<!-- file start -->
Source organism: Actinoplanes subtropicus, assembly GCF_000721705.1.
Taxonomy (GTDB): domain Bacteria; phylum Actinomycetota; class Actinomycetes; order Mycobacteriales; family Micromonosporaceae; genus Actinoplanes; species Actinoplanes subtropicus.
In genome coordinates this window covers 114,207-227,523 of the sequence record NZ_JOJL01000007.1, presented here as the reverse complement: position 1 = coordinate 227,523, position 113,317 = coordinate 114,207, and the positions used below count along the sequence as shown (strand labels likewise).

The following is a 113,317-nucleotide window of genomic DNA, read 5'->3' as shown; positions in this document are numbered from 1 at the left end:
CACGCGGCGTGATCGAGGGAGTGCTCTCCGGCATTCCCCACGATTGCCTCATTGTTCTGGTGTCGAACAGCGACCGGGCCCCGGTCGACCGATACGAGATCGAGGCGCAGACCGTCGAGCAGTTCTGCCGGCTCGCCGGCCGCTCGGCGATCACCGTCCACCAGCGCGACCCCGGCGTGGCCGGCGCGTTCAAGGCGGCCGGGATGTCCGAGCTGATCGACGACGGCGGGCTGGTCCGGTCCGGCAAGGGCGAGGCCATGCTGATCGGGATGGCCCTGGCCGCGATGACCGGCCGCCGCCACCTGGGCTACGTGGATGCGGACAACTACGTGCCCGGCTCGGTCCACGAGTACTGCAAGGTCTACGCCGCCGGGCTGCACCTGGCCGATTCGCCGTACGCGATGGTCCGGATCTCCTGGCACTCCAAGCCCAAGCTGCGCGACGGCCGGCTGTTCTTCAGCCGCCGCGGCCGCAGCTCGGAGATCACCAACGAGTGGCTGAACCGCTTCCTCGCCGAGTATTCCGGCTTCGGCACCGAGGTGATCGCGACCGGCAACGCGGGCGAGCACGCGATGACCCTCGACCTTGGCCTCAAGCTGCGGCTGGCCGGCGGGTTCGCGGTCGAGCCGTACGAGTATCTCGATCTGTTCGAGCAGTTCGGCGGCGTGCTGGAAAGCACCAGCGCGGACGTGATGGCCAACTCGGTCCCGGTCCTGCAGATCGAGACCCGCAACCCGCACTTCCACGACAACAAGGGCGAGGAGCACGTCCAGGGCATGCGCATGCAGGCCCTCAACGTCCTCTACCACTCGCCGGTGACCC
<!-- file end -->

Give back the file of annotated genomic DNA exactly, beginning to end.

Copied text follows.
Source organism: Actinoplanes subtropicus, assembly GCF_000721705.1.
Taxonomy (GTDB): domain Bacteria; phylum Actinomycetota; class Actinomycetes; order Mycobacteriales; family Micromonosporaceae; genus Actinoplanes; species Actinoplanes subtropicus.
In genome coordinates this window covers 114,207-227,523 of the sequence record NZ_JOJL01000007.1, presented here as the reverse complement: position 1 = coordinate 227,523, position 113,317 = coordinate 114,207, and the positions used below count along the sequence as shown (strand labels likewise).

The following is a 113,317-nucleotide window of genomic DNA, read 5'->3' as shown; positions in this document are numbered from 1 at the left end:
CACGCGGCGTGATCGAGGGAGTGCTCTCCGGCATTCCCCACGATTGCCTCATTGTTCTGGTGTCGAACAGCGACCGGGCCCCGGTCGACCGATACGAGATCGAGGCGCAGACCGTCGAGCAGTTCTGCCGGCTCGCCGGCCGCTCGGCGATCACCGTCCACCAGCGCGACCCCGGCGTGGCCGGCGCGTTCAAGGCGGCCGGGATGTCCGAGCTGATCGACGACGGCGGGCTGGTCCGGTCCGGCAAGGGCGAGGCCATGCTGATCGGGATGGCCCTGGCCGCGATGACCGGCCGCCGCCACCTGGGCTACGTGGATGCGGACAACTACGTGCCCGGCTCGGTCCACGAGTACTGCAAGGTCTACGCCGCCGGGCTGCACCTGGCCGATTCGCCGTACGCGATGGTCCGGATCTCCTGGCACTCCAAGCCCAAGCTGCGCGACGGCCGGCTGTTCTTCAGCCGCCGCGGCCGCAGCTCGGAGATCACCAACGAGTGGCTGAACCGCTTCCTCGCCGAGTATTCCGGCTTCGGCACCGAGGTGATCGCGACCGGCAACGCGGGCGAGCACGCGATGACCCTCGACCTTGGCCTCAAGCTGCGGCTGGCCGGCGGGTTCGCGGTCGAGCCGTACGAGTATCTCGATCTGTTCGAGCAGTTCGGCGGCGTGCTGGAAAGCACCAGCGCGGACGTGATGGCCAACTCGGTCCCGGTCCTGCAGATCGAGACCCGCAACCCGCACTTCCACGACAACAAGGGCGAGGAGCACGTCCAGGGCATGCGCATGCAGGCCCTCAACGTCCTCTACCACTCGCCGGTGACCC